Haima, once a super typhoon that has been downgraded to a tropical storm that is seen in the top left portion of this satellite image, made landfall in southeastern China on Friday after killing at least 13 people in the Philippines. Image courtesy of NOAA
BEIJING, Oct. 21 (UPI) -- The Hong Kong Observatory weather agency said Typhoon Haima made landfall in southeastern China on Friday and weakened into a tropical storm after causing the deaths of at least 13 people in the Philippines.
The eye of Haima made landfall in eastern Guangdong, about 100 miles east of Hong Kong, with wind strengths equivalent to a Category 1 hurricane.
Tropical Storm Haima was moving north at a speed of 15 mph with maximum sustained winds of 67 mph. AccuWeather reported Haima should weaken into a tropical rainstorm by Saturday as it shifts movement northeast -- increasing the threat of flash flooding and damaging winds from Hong Kong to Shanghai.
The South China Morning Post reported Haima tore down trees, disrupted traffic and left some hospitalized after making landfall in China. No deaths have been reported. China's Airport Authority said at least 742 flights have been canceled due to Haima -- leaving hundreds stranded.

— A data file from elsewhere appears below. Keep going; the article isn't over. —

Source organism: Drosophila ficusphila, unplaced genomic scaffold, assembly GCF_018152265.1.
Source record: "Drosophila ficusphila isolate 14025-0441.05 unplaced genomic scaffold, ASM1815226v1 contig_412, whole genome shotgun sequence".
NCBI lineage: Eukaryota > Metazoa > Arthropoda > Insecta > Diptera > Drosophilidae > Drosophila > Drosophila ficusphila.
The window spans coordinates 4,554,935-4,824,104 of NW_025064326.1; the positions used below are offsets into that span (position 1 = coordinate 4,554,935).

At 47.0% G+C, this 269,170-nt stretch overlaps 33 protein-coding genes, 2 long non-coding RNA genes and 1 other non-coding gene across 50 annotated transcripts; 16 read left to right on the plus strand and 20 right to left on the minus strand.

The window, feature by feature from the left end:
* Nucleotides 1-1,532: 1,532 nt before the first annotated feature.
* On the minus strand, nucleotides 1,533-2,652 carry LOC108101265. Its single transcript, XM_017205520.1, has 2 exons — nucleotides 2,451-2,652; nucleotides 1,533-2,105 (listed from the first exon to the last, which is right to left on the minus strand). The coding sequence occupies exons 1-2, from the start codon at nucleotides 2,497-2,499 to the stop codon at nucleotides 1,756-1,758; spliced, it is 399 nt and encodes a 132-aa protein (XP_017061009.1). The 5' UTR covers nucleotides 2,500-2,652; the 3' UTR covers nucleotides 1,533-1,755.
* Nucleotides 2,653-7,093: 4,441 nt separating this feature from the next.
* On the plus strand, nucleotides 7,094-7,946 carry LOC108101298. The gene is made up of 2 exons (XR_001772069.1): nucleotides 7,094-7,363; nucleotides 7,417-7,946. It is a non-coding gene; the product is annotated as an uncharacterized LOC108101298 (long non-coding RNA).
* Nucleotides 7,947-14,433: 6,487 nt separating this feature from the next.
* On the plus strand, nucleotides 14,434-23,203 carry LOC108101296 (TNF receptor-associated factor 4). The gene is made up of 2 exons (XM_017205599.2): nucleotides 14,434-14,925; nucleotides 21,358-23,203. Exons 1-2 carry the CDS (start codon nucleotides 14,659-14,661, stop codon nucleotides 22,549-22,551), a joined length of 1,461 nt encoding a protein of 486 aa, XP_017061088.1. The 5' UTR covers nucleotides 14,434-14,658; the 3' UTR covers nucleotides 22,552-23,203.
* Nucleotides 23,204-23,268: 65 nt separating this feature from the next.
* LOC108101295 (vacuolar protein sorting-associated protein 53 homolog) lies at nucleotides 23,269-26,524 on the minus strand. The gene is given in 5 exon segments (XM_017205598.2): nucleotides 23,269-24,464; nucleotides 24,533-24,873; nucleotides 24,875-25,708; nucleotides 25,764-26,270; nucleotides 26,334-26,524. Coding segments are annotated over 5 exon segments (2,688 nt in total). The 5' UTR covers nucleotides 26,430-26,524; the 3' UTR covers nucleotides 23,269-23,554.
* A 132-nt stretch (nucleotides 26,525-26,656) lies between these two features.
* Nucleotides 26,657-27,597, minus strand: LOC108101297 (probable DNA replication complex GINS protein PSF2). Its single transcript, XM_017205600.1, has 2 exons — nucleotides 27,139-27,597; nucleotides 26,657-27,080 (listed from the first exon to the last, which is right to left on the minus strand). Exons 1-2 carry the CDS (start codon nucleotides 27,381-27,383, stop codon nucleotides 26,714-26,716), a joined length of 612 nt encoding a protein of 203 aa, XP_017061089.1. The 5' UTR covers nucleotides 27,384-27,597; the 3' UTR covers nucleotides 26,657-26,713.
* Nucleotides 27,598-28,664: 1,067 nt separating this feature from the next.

Trading in Hong Kong's stock market was halted Friday and classes in the city's schools were suspended.
Haima, called Lawin by the Philippine Atmospheric, Geophysical and Astronomical Services Administration, arrived to the Philippines earlier this week -- damaging tens of thousands of homes -- just days after the country took a beating from Typhoon Sarika.
Thousands of people were evacuated from coastal areas before the storm hit, and some authorities were trying to send emergency personnel out to start clearing roads and take stock of the damage from the second storm to hit the nation in a week.
Forecasters said Haima was almost as strong as Haiyan, which hit the Philippines in 2013 and killed more than 6,000 people.